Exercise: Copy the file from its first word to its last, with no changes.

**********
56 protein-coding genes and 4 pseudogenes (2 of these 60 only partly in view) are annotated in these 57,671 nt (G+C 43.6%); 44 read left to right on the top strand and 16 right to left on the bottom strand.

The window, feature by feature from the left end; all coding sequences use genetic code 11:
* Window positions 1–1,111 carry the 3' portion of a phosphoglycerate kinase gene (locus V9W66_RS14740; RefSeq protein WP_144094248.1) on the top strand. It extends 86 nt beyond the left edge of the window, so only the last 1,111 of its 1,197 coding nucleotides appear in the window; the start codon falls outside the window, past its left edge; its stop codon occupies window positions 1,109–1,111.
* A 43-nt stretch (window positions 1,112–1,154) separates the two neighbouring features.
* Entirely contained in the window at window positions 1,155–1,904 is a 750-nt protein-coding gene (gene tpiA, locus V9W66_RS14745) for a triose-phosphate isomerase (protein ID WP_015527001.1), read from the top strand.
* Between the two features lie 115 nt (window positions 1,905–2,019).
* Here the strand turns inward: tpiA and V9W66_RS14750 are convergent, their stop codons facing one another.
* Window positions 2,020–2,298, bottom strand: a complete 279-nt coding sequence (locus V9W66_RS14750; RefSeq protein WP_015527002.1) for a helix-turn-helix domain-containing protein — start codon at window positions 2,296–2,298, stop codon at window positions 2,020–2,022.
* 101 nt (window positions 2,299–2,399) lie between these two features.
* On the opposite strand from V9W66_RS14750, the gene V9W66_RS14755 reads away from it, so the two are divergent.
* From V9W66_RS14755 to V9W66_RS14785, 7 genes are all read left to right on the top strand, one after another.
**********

56 protein-coding genes and 4 pseudogenes (2 of these 60 only partly in view) are annotated in these 57,671 nt (G+C 43.6%); 44 read left to right on the top strand and 16 right to left on the bottom strand.

The window, feature by feature from the left end; all coding sequences use genetic code 11:
* Window positions 1–1,111 carry the 3' portion of a phosphoglycerate kinase gene (locus V9W66_RS14740; RefSeq protein WP_144094248.1) on the top strand. It extends 86 nt beyond the left edge of the window, so only the last 1,111 of its 1,197 coding nucleotides appear in the window; the start codon falls outside the window, past its left edge; its stop codon occupies window positions 1,109–1,111.
* A 43-nt stretch (window positions 1,112–1,154) separates the two neighbouring features.
* Entirely contained in the window at window positions 1,155–1,904 is a 750-nt protein-coding gene (gene tpiA, locus V9W66_RS14745) for a triose-phosphate isomerase (protein ID WP_015527001.1), read from the top strand.
* Between the two features lie 115 nt (window positions 1,905–2,019).
* Here the strand turns inward: tpiA and V9W66_RS14750 are convergent, their stop codons facing one another.
* Window positions 2,020–2,298, bottom strand: a complete 279-nt coding sequence (locus V9W66_RS14750; RefSeq protein WP_015527002.1) for a helix-turn-helix domain-containing protein — start codon at window positions 2,296–2,298, stop codon at window positions 2,020–2,022.
* 101 nt (window positions 2,299–2,399) lie between these two features.
* On the opposite strand from V9W66_RS14750, the gene V9W66_RS14755 reads away from it, so the two are divergent.
* From V9W66_RS14755 to V9W66_RS14785, 7 genes are all read left to right on the top strand, one after another.